The eight dancers (six women and two men) moved with powerful, punchy impact and never eased off from challenging both the audience and each other throughout the performance. The clarity of movement in every joint and the feverish, yet controlled energy generated by every dancer was compelling from the beginning. The dancers’ seemingly limitless vigour and unwavering stamina, combined with technical prowess, was a pleasure to watch throughout the roughly hour-long performance. The costumes – neutral-coloured short-legged unitards with minimal trim for the men, and two-piece sports bra and bike shorts with a single drape cloth and burnt orange accents for the women – were visually pleasing and effectively showed off the intense physicality of the movements. Additional production elements made the performance space feel thick: voices and calls that occasionally permeated from the wings, the periodic release of a hazy smoke that hung in the air, and the occasional accent of a live drum from off stage. The lingering patterns of sweat that two dancers left on the stage following floor sequences further emphasized the palpable heat generated by the performance.

My chief criticism stems from the non-development of the choreography. While exciting throughout, I never had a sense of journeying through the initiation ceremonies that supposedly inspired the piece. The interpersonal dynamics, conveyed especially through multiple duets of same- and opposite-sex partnerships, never moved away from struggle (manipulation/abuse of one dancer over another) or sexual play (lust/lascivious exploration between dancers)… were no other dynamics of sensuality (tenderness, vulnerability, acceptance, care) to be found during the choreographer’s research trip? The end of act one seemed a cohesive if somewhat underdeveloped end point, with the reappearance of a drum head and the drummer’s hands from the wings to accompany two masked dancers – the audience could have been forgiven for thinking that the show was then over, particularly in the absence of a programme (which gave the only indication of the 20-minute interval). The second act, although full of movement that was compelling for its own sake, did not lead me in any new direction. As one fellow audience member put it, it seemed that the choreographer was less concerned with conveying the process of ceremonial transformation than the moment of adolescent sexual becoming…to which his partner astutely responded that 80 minutes felt like a long time to linger in one moment.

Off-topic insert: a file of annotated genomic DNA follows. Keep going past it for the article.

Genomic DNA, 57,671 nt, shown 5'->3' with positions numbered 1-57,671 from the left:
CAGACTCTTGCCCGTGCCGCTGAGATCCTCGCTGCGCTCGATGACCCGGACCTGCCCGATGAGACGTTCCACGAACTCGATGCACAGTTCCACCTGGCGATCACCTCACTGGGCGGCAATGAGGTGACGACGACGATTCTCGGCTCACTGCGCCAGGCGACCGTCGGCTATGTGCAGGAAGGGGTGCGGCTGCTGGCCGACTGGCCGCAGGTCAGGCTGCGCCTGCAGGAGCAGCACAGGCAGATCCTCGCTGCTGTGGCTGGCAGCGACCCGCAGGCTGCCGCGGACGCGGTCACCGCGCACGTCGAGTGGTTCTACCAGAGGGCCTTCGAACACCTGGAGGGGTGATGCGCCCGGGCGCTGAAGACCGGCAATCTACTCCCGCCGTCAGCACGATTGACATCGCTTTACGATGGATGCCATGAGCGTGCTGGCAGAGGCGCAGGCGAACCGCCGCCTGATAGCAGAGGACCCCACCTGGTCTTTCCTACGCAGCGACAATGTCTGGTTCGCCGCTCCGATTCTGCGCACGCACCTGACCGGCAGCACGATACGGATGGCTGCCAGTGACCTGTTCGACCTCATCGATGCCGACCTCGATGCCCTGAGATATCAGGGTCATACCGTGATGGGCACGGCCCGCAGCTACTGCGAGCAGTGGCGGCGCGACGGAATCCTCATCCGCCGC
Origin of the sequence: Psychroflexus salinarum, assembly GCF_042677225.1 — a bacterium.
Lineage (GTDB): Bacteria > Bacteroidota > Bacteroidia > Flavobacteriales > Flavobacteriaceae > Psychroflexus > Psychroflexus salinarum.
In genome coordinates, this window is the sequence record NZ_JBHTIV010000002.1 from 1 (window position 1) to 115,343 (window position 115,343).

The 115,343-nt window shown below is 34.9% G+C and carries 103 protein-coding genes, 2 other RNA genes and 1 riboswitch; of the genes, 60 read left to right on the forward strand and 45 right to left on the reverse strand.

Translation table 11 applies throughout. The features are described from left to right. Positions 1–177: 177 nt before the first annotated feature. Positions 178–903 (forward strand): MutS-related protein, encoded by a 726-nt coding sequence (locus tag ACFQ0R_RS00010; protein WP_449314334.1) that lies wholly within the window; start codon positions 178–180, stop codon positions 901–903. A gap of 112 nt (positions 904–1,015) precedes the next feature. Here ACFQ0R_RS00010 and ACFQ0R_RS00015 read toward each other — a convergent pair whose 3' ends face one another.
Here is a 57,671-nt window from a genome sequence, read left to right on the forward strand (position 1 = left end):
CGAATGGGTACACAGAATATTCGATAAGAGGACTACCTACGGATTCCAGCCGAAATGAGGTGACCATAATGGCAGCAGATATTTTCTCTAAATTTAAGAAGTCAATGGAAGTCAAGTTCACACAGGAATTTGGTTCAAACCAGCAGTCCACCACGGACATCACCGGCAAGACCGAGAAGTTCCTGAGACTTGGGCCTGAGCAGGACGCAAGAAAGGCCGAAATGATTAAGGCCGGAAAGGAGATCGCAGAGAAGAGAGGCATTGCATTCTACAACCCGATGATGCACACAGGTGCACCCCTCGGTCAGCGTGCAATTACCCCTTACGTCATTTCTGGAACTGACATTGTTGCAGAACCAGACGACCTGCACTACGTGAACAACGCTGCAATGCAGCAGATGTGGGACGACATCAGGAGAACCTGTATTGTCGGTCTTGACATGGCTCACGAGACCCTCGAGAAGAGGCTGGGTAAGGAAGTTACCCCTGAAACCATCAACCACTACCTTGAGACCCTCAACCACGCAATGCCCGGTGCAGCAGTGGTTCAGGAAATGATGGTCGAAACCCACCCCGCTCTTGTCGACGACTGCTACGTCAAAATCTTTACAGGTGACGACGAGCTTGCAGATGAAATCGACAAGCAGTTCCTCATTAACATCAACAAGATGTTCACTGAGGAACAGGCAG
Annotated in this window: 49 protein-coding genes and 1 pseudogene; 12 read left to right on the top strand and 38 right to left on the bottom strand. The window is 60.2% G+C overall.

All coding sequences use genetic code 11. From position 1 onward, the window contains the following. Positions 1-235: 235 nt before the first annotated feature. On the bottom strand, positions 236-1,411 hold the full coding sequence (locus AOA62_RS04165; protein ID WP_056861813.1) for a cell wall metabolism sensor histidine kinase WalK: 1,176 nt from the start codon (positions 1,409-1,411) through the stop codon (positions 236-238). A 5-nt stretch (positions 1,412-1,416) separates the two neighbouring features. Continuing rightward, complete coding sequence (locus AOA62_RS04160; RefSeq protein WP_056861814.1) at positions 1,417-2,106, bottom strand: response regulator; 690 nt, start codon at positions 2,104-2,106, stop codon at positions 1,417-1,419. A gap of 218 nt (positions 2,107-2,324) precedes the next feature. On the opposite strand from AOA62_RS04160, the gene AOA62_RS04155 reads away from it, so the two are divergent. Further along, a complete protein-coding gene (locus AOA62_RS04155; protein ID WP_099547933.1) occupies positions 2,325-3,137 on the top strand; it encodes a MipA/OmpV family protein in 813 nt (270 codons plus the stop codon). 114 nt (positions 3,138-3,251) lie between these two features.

Choreographic equilibrium aside, Bawren Tavaziva and the company’s talented dancers are to be lauded for bringing this energizing, high-quality performance to the Pegasus stage. An added bonus was the ‘curtain warmer’ performed by Oxford youth dancers, choreographed in line with the main show’s theme by two Tavaziva dancers. While lacking some of the technical clarity of the professionals, the youth dancers’ synchrony of dynamics, forceful intention and commitment to the movements was a compelling taster of the excitement to come. Tavaziva seems to have struck the right balance between displaying their own impressive talents and fostering the talents of others, and I for one hope to see the company continue its development in future tours.